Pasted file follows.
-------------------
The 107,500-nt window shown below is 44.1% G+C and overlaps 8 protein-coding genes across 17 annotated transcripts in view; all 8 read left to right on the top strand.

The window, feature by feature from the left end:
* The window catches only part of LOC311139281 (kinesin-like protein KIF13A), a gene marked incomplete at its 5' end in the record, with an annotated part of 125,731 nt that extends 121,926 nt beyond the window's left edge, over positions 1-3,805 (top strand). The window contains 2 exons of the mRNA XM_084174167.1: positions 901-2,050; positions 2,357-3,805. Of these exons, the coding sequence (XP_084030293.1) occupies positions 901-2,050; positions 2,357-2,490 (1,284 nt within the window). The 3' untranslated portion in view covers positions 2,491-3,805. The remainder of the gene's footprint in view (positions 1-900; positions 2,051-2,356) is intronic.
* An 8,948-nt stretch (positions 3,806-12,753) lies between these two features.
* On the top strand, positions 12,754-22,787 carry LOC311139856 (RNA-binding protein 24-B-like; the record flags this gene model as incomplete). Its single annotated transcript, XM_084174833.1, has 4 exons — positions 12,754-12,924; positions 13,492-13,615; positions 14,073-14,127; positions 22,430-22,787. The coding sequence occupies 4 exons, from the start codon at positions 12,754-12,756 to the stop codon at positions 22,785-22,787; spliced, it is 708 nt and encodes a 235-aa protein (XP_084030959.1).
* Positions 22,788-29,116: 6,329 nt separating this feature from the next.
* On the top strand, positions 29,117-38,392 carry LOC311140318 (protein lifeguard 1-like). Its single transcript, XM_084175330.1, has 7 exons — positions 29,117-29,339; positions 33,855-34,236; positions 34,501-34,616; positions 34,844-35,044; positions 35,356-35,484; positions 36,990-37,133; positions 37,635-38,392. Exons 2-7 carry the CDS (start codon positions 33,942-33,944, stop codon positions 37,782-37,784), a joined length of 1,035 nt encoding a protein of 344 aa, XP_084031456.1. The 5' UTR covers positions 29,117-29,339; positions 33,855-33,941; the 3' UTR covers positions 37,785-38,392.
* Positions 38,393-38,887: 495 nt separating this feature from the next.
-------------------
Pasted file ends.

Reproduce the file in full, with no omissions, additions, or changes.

The 107,500-nt window shown below is 44.1% G+C and overlaps 8 protein-coding genes across 17 annotated transcripts in view; all 8 read left to right on the top strand.

The window, feature by feature from the left end:
* The window catches only part of LOC311139281 (kinesin-like protein KIF13A), a gene marked incomplete at its 5' end in the record, with an annotated part of 125,731 nt that extends 121,926 nt beyond the window's left edge, over positions 1-3,805 (top strand). The window contains 2 exons of the mRNA XM_084174167.1: positions 901-2,050; positions 2,357-3,805. Of these exons, the coding sequence (XP_084030293.1) occupies positions 901-2,050; positions 2,357-2,490 (1,284 nt within the window). The 3' untranslated portion in view covers positions 2,491-3,805. The remainder of the gene's footprint in view (positions 1-900; positions 2,051-2,356) is intronic.
* An 8,948-nt stretch (positions 3,806-12,753) lies between these two features.
* On the top strand, positions 12,754-22,787 carry LOC311139856 (RNA-binding protein 24-B-like; the record flags this gene model as incomplete). Its single annotated transcript, XM_084174833.1, has 4 exons — positions 12,754-12,924; positions 13,492-13,615; positions 14,073-14,127; positions 22,430-22,787. The coding sequence occupies 4 exons, from the start codon at positions 12,754-12,756 to the stop codon at positions 22,785-22,787; spliced, it is 708 nt and encodes a 235-aa protein (XP_084030959.1).
* Positions 22,788-29,116: 6,329 nt separating this feature from the next.
* On the top strand, positions 29,117-38,392 carry LOC311140318 (protein lifeguard 1-like). Its single transcript, XM_084175330.1, has 7 exons — positions 29,117-29,339; positions 33,855-34,236; positions 34,501-34,616; positions 34,844-35,044; positions 35,356-35,484; positions 36,990-37,133; positions 37,635-38,392. Exons 2-7 carry the CDS (start codon positions 33,942-33,944, stop codon positions 37,782-37,784), a joined length of 1,035 nt encoding a protein of 344 aa, XP_084031456.1. The 5' UTR covers positions 29,117-29,339; positions 33,855-33,941; the 3' UTR covers positions 37,785-38,392.
* Positions 38,393-38,887: 495 nt separating this feature from the next.